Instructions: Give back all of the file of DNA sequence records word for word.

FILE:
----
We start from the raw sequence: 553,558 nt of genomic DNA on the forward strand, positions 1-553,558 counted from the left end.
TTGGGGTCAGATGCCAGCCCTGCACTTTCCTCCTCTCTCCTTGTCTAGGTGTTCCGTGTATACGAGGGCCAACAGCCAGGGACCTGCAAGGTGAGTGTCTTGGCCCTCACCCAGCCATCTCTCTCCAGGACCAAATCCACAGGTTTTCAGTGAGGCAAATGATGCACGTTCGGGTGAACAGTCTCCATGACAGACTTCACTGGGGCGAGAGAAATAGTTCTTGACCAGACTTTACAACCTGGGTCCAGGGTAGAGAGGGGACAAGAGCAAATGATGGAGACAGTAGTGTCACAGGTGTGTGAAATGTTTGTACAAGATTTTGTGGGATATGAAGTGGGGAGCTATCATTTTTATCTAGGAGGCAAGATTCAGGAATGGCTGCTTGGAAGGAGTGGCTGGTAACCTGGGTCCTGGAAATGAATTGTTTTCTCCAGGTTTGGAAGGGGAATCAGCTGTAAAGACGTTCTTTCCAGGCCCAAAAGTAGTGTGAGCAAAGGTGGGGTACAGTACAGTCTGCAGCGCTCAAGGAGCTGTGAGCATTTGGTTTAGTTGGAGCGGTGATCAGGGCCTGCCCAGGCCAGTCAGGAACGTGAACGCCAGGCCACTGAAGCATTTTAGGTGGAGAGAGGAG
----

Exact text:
We start from the raw sequence: 553,558 nt of genomic DNA on the forward strand, positions 1-553,558 counted from the left end.
TTGGGGTCAGATGCCAGCCCTGCACTTTCCTCCTCTCTCCTTGTCTAGGTGTTCCGTGTATACGAGGGCCAACAGCCAGGGACCTGCAAGGTGAGTGTCTTGGCCCTCACCCAGCCATCTCTCTCCAGGACCAAATCCACAGGTTTTCAGTGAGGCAAATGATGCACGTTCGGGTGAACAGTCTCCATGACAGACTTCACTGGGGCGAGAGAAATAGTTCTTGACCAGACTTTACAACCTGGGTCCAGGGTAGAGAGGGGACAAGAGCAAATGATGGAGACAGTAGTGTCACAGGTGTGTGAAATGTTTGTACAAGATTTTGTGGGATATGAAGTGGGGAGCTATCATTTTTATCTAGGAGGCAAGATTCAGGAATGGCTGCTTGGAAGGAGTGGCTGGTAACCTGGGTCCTGGAAATGAATTGTTTTCTCCAGGTTTGGAAGGGGAATCAGCTGTAAAGACGTTCTTTCCAGGCCCAAAAGTAGTGTGAGCAAAGGTGGGGTACAGTACAGTCTGCAGCGCTCAAGGAGCTGTGAGCATTTGGTTTAGTTGGAGCGGTGATCAGGGCCTGCCCAGGCCAGTCAGGAACGTGAACGCCAGGCCACTGAAGCATTTTAGGTGGAGAGAGGAG